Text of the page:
9-Pin D-Sub Connector, Size 20 Contacts, Insert Arrangements
9-pin Dsub Pin Locations, Standard density
9 Pin D-sub
This connector may be terminated using any of the following terminal styles; Crimp, Solder, Insulation displacement contact (IDC), or Printed wiring board (PWB).
This connector is defined by the DOD standard:
MIL-DTL-24308; [Connectors, Electric, Rectangular, Non-environmental, Miniature, Polarized Shell, Rack and Panel, General Specification] and a number of sub specifications which define the types of connectors and the connection styles.
A board mount D-sub connector may be either straight or right angle; however, the pin spacing remains the same regardless of the style. A cable terminating connector would be straight only.
D-Sub Connector Insert Arrangements [D-Subminiature sizes]
The 9 pin arrangement is the most commonly used Dsub style.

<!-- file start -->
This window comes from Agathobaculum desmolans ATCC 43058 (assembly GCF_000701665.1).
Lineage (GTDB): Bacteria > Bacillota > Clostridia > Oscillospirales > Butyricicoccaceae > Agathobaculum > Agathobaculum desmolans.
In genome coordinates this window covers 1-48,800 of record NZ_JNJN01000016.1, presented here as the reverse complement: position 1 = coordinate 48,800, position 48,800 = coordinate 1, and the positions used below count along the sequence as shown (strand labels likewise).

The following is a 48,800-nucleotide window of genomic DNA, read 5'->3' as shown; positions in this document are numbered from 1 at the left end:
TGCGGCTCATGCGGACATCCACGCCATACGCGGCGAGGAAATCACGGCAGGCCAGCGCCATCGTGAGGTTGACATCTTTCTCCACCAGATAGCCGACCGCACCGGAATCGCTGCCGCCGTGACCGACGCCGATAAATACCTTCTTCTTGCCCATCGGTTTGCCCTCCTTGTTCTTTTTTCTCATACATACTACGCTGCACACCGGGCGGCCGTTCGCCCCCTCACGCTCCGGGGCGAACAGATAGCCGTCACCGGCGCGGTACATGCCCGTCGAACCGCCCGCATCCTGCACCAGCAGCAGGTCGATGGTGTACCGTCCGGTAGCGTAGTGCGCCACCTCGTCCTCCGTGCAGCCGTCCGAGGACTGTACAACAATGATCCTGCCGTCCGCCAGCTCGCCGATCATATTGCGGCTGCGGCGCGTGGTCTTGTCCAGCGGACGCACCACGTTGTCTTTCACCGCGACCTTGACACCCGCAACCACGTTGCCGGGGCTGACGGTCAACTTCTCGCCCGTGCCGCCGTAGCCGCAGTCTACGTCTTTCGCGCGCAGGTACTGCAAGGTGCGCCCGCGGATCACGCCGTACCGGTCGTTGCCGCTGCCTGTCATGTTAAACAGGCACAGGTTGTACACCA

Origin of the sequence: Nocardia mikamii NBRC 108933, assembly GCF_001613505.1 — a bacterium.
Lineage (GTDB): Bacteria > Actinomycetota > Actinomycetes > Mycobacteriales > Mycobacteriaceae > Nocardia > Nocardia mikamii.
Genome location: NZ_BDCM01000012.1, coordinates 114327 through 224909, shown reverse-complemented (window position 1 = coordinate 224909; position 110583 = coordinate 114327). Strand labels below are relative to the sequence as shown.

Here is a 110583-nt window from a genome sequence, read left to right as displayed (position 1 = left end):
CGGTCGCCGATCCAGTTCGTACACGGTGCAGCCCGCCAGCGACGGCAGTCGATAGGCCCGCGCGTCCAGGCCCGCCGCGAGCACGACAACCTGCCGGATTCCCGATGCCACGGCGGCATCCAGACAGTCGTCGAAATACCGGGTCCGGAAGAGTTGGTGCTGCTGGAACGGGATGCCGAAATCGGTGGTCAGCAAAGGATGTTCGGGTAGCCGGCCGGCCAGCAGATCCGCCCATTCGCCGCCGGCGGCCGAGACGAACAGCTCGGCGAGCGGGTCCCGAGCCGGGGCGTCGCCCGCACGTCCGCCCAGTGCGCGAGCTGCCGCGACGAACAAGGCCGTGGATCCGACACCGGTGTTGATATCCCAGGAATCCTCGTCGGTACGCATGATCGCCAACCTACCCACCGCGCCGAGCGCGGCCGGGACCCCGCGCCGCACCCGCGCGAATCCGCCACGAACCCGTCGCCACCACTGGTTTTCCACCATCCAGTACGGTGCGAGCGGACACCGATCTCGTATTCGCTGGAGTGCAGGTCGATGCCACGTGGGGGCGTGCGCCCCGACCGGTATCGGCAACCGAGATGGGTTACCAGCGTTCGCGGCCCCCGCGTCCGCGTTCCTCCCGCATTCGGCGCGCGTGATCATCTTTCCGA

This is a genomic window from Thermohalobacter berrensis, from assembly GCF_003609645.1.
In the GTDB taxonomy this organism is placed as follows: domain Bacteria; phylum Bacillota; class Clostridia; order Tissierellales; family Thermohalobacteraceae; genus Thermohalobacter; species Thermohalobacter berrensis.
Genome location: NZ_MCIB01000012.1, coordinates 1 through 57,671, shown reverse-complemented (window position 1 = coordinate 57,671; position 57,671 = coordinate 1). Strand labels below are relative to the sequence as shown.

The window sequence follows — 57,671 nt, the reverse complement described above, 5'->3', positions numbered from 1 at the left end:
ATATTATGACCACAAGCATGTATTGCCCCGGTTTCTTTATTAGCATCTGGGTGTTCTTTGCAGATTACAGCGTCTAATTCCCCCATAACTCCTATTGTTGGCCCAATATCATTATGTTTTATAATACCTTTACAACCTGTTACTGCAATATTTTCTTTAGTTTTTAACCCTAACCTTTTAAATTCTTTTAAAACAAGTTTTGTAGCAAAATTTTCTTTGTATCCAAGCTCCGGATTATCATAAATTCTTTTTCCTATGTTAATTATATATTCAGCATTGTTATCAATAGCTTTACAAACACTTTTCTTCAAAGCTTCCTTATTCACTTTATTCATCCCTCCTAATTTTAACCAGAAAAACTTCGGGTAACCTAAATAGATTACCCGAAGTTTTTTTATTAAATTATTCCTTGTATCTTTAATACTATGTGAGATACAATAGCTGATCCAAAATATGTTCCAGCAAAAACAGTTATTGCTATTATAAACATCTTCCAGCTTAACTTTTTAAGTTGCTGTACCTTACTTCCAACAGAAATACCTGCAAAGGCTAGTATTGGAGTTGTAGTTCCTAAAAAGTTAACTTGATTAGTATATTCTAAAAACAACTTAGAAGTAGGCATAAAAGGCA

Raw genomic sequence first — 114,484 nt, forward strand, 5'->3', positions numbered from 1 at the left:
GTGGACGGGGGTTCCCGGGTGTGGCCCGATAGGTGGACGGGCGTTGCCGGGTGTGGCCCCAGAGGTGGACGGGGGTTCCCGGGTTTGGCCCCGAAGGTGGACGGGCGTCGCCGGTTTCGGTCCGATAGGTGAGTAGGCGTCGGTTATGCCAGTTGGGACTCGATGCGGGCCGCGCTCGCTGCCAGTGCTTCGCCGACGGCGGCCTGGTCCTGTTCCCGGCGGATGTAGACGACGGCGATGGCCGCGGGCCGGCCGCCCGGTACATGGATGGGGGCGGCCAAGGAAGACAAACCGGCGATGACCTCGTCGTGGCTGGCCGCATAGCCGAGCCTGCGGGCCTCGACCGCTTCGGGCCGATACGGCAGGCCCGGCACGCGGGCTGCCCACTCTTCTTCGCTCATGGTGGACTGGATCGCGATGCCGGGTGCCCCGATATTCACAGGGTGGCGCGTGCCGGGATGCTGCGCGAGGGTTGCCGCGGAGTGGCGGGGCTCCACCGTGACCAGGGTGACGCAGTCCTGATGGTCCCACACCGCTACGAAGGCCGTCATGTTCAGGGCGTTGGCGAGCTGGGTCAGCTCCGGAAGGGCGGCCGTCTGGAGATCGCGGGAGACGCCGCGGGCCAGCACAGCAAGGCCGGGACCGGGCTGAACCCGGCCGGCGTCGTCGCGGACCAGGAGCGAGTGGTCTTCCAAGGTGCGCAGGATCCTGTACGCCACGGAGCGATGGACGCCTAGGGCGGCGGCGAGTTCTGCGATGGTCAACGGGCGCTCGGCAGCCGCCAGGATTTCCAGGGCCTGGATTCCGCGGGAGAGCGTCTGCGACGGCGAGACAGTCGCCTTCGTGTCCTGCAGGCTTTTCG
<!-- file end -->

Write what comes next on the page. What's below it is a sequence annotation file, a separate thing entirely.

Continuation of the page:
D-Sub Connector Dimensions [D-Subminiature Out-lines]
Military D-Sub Connector Manufacturers [MIL-C-24308 Vendors]
Use the graphic for the 9 pin Dsub to determine the location of pin 1.
The most common application of the 9-pin Dsub connector was as the COM port on personal computers [Communication port]. The common name for the 9-pin connector was DB9, although the correct term is DE9. The DB9 connector was used on personal computers from the early 1980's up until the mid 2000's when the COM port began to disappear from PCs. By the late 1990's the computer mouse began to use the circular DIN as an interface instead of the DB9 connector. However the port could still be used as an RS232 port, although most users would not have a need for an RS232 port. Anyway another 5 years later most PCs were no longer shipping with a COM port, meaning the DB-9 had been removed.
An industrial user could just add an expansion card to add the DB9 and RS232 to a personal computer.